Six FSU graduate students spotlight research from across disciplines at annual Master’s in Four competition  

Six Florida State University master’s students rose to the challenge of making intricate research ideas accessible and intriguing — in less than four minutes — at the fifth annual Master’s in Four competition Wednesday, April 3.

This year’s competitors showcased topics ranging from the effects of helicopter parenting on college students’ relationship with social media to a discussion of the possibility of eutrophication in Apalachicola Bay to the prospect of using the brown seaweed sargassum as a food additive.

“One of the hardest skills to learn in graduate school is how to quickly explain your research to people who aren’t specialists in your same field, people who don’t speak the same technical language or jargon that you do,” said Keith McCall, assistant director for the Office of Graduate Fellowships and Awards. “This is really an opportunity for students to develop their professional and scholarly skills of learning how to quickly say why what they do matters, and to say that in language that is suitable for a broad audience.”

Mark Riley, dean of The Graduate School, welcomed the audience to the College of Medicine Auditorium and explained the origins of FSU’s Master’s in Four competition.


“This came about after we had been doing the Three Minute Thesis competition for doctoral candidates for some time, and we said, ‘Well, what about master’s students?’” Riley said. “And now we have this wonderful event.”

Ultimately, it was Korrin Sheahan who took home the $1,000 first prize. Sheahan is a graduate student in the School of Communication Science & Disorders who presented her research on developing strategies, techniques and goals to help young adults with augmentative and alternative communication needs transition out of the traditional education system.

“Being able to have the opportunity to come present my research in four minutes really means the world to me,” Sheahan said “I’ve been working on this project for the past two years as part of my master’s thesis, so being able to showcase that to a group of people that might not be familiar with augmentative and alternative communication is great, just to be able to provide that awareness of what communication devices are out there for people with disabilities.”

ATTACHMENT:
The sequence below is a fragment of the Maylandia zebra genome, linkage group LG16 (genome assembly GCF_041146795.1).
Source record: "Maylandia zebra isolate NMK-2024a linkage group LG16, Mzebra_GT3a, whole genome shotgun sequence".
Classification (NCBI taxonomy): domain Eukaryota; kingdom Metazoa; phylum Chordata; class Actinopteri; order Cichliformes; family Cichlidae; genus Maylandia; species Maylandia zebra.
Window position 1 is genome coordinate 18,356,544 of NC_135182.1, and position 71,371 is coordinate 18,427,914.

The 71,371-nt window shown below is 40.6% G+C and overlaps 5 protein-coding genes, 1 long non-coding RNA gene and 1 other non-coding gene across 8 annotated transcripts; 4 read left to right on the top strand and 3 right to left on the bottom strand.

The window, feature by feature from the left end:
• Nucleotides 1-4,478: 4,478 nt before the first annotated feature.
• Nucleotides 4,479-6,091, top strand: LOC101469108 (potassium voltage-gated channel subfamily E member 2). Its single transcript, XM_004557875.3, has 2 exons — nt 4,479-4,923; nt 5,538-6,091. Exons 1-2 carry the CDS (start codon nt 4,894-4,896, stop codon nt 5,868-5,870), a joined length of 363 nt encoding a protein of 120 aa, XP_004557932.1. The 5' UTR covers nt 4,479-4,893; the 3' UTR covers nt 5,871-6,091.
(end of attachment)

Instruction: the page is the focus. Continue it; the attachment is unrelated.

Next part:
The other finalists at the 2024 Master’s in Four competition were:


Joshua Burns (Educational Leadership & Policy Studies): Caring More for Our First-Year, First-Generation, and Low-Income Students: Perceptions of Barriers and Transitional Success


Ta’lia Gordon (Higher Education): Black Students, white spaces: Perspectives of Black Student Leaders at Predominantly White Institutions (PWIs)
Aravind Kumar Bingi (Health, Nutrition, & Food Sciences): Is Golden (Sargassum) Tide a Real Golden Opportunity?


Kevin Engelbert (Earth, Ocean, & Atmospheric Sciences): Stuck in the Mud: Eutrophic Conditions in Apalachicola Bay


Celia Tseyen Lee (Human Development & Family Science): How Does Helicopter Parenting Impact College Students’ Social Media Addiction?


This year’s judging panel included Cassandra Brown, chief financial officer for the Office of the Vice President of Student Affairs; Mike Mitchell, senior director of funding and incentives for GNA Clean Transportation & Energy Consultants; Ana Goni-Lessan, state watchdog reporter for USA Today-Florida; Stephen McDowell, assistant provost and John H. Phipps Professor of Communication; and Debi Fadool, senior associate dean and director of the Office of Postdoctoral Affairs at The Graduate School. Adrienne Stephenson, associate dean of The Graduate School, serves as lead for the Three Minute Thesis and Master’s in Four Competitions.

To learn more about The Graduate School and the Master’s in Four competition, visit